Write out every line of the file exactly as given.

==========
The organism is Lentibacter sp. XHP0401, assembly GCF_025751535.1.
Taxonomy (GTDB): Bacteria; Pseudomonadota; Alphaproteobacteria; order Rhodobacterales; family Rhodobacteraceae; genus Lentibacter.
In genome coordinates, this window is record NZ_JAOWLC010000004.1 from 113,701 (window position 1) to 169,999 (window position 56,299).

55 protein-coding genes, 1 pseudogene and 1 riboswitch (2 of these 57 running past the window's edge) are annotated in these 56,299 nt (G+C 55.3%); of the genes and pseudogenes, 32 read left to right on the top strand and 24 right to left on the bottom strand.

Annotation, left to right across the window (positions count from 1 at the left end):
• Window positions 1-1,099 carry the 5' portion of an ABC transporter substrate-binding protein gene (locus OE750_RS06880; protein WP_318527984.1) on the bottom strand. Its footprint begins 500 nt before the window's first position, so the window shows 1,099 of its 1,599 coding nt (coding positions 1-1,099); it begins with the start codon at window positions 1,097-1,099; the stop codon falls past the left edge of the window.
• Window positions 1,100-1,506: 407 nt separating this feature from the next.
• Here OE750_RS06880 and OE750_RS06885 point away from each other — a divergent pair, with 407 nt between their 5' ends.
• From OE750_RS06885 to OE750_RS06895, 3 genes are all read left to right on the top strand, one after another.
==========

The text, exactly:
The organism is Lentibacter sp. XHP0401, assembly GCF_025751535.1.
Taxonomy (GTDB): Bacteria; Pseudomonadota; Alphaproteobacteria; order Rhodobacterales; family Rhodobacteraceae; genus Lentibacter.
In genome coordinates, this window is record NZ_JAOWLC010000004.1 from 113,701 (window position 1) to 169,999 (window position 56,299).

55 protein-coding genes, 1 pseudogene and 1 riboswitch (2 of these 57 running past the window's edge) are annotated in these 56,299 nt (G+C 55.3%); of the genes and pseudogenes, 32 read left to right on the top strand and 24 right to left on the bottom strand.

Annotation, left to right across the window (positions count from 1 at the left end):
• Window positions 1-1,099 carry the 5' portion of an ABC transporter substrate-binding protein gene (locus OE750_RS06880; protein WP_318527984.1) on the bottom strand. Its footprint begins 500 nt before the window's first position, so the window shows 1,099 of its 1,599 coding nt (coding positions 1-1,099); it begins with the start codon at window positions 1,097-1,099; the stop codon falls past the left edge of the window.
• Window positions 1,100-1,506: 407 nt separating this feature from the next.
• Here OE750_RS06880 and OE750_RS06885 point away from each other — a divergent pair, with 407 nt between their 5' ends.
• From OE750_RS06885 to OE750_RS06895, 3 genes are all read left to right on the top strand, one after another.